I've so far avoided that I can tell numerical issues by doing a lexicographical sort (which in the general case involves computing a tangent and bitangent for the given axis to additionally project onto for the sorting if projections on primary axis are equal).

### compute bounds on total value (intersecting plane with box in N dimensions)

31 January 2012 - 08:50 AM

(NOT homework, don't worry)

We have a number payments of which we don't know the exact value.
And the number of payments which fit into a given disjoint set of ranges together with the percentage of the total value of payments, that payments from this range provide.

How can we compute the bounds on the total sum of payments?

For instance say that we know:

there are 4 payments in the range 0 <= x < 5
and 2 payments in the range 5 <= x < 20
and 2 payments in the range 20 <= x < 100

and that the payments in the range 0 <= x < 5 provide 10.7% of the total
payments in the range 5 <= x < 20 provide 27.7% of the total
and payments in the range 20 <= x < 100 provide 61.6% of the total

I think it should be clear we don't actually care about the value of specific payments, only their average within the range so that we can reason about the total value of payments in a given range, so that we would have:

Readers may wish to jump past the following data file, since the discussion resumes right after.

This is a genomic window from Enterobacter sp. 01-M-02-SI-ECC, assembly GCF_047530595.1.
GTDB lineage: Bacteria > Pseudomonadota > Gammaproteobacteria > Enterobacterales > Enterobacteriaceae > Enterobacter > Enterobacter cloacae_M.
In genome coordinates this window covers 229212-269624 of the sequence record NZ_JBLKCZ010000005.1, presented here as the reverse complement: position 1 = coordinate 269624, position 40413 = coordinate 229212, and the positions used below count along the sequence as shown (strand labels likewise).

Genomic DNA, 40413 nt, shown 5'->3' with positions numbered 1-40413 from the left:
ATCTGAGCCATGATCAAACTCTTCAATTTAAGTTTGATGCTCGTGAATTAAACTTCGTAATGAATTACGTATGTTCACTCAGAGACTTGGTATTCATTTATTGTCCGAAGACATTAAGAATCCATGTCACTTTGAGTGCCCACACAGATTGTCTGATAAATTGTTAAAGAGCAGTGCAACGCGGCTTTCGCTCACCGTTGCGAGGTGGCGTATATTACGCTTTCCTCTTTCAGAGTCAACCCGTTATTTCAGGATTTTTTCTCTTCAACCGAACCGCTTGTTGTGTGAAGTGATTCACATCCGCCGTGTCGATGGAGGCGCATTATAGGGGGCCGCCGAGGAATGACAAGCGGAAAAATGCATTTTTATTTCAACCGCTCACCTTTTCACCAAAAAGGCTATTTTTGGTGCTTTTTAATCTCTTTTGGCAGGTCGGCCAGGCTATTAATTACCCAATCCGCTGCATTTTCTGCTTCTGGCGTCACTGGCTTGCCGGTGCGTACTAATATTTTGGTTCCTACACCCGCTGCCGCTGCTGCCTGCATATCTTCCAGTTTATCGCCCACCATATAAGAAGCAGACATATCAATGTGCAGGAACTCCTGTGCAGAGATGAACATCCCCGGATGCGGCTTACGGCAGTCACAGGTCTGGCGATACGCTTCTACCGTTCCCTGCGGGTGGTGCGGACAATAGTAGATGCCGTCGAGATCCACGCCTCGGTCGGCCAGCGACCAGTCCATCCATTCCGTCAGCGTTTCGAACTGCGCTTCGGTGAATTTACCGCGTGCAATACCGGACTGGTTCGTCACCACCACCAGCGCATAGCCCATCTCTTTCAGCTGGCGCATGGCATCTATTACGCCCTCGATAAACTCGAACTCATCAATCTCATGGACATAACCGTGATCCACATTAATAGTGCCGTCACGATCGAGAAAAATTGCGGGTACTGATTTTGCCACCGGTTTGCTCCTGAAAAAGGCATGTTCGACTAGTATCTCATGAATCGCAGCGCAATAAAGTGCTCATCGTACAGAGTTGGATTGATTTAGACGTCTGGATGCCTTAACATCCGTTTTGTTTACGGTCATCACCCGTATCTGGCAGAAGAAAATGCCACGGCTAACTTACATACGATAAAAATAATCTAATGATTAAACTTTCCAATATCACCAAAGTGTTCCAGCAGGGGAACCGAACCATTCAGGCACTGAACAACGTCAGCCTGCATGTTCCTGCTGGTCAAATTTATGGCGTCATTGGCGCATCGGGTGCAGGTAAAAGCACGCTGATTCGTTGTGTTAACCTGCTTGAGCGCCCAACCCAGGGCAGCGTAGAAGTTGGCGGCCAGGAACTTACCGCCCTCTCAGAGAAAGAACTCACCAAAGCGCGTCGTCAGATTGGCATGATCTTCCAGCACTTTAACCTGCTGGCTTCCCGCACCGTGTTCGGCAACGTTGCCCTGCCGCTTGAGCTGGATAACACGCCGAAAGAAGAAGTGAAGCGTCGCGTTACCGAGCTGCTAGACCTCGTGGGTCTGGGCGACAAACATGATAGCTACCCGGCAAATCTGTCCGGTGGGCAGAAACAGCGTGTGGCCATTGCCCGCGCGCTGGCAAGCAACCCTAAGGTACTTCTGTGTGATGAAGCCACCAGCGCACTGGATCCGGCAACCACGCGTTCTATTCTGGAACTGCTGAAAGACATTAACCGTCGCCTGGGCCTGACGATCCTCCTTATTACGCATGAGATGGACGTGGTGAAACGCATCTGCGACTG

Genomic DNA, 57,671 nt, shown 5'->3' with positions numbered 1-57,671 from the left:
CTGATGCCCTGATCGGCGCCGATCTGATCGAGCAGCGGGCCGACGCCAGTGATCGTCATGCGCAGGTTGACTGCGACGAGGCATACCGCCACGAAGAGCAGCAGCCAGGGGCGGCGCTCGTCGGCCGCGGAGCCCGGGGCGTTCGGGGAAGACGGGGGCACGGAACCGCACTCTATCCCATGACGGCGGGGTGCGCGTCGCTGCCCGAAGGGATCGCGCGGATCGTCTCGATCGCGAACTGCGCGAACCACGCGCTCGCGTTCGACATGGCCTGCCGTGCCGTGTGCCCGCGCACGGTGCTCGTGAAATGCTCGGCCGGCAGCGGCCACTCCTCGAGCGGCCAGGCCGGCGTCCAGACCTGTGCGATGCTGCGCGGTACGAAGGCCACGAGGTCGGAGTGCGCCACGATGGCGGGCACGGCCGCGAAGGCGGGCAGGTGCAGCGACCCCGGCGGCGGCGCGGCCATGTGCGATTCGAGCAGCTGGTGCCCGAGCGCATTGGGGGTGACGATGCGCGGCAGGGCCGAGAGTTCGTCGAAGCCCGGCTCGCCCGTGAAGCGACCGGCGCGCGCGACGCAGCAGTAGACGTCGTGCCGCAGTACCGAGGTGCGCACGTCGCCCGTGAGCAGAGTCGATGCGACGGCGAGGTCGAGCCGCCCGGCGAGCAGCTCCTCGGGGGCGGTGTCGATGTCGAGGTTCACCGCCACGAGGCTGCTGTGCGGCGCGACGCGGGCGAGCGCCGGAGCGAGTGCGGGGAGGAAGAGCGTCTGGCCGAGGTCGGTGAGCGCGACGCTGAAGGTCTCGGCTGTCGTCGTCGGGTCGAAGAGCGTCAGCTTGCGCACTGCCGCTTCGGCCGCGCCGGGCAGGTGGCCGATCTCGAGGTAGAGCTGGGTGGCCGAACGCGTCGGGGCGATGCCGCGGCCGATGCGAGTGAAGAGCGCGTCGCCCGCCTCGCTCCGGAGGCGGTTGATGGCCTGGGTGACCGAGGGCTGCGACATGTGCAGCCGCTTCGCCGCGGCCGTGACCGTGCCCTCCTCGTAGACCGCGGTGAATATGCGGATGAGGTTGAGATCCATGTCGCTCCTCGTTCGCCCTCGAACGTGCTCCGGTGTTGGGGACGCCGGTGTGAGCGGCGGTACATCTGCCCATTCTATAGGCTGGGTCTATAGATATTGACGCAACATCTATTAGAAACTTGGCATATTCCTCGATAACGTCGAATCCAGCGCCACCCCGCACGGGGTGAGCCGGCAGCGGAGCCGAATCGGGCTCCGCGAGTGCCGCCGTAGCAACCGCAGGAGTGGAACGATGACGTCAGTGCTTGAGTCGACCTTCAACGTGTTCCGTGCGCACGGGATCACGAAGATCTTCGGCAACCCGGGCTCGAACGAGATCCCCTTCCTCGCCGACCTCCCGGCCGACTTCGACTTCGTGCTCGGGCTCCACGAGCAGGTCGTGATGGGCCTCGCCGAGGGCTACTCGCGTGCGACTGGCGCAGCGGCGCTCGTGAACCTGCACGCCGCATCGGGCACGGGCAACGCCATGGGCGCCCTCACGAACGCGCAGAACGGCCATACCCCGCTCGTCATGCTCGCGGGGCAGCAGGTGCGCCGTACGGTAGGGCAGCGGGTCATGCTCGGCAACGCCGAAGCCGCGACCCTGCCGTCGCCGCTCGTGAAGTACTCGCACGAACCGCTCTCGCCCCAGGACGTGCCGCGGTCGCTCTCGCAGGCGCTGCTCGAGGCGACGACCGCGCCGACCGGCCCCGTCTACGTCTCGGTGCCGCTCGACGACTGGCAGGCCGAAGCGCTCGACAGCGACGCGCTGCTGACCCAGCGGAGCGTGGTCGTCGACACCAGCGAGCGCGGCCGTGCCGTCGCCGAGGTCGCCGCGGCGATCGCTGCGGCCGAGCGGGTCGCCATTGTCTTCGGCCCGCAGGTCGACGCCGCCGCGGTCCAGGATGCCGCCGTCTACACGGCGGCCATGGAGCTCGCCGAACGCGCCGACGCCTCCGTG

0 <= X < 20
10 <= Y < 40
40 <= Z < 200

and that X = 0.107(X+Y+Z), Y = 0.277(X+Y+Z), Z = 0.616(X+Y+Z)

and we want to compute the upper and lower bounds of X+Y+Z.

It seems to me that the 3 equalities define a plane like:
(1/0.107 - 3)X + (1/0.277 - 3)Y + (1/0.616 - 3)Z = 0

and so we can find the upper/lower bounds of the total by intersecting the plane with the box defined by the inequalities, and at each interesting point (the lines intersecting the box) compute the total value and find the min/max of those to get the upper and lower bounds.

This would extend to any number of ranges in increasing dimensions, my only issue now is actually going about implementing this.

### Not sure how to name this. bitfields and searches.

25 January 2012 - 01:05 PM

a set of listeners like:
Listener = { { Type } , { Type } )

and a set of objects like: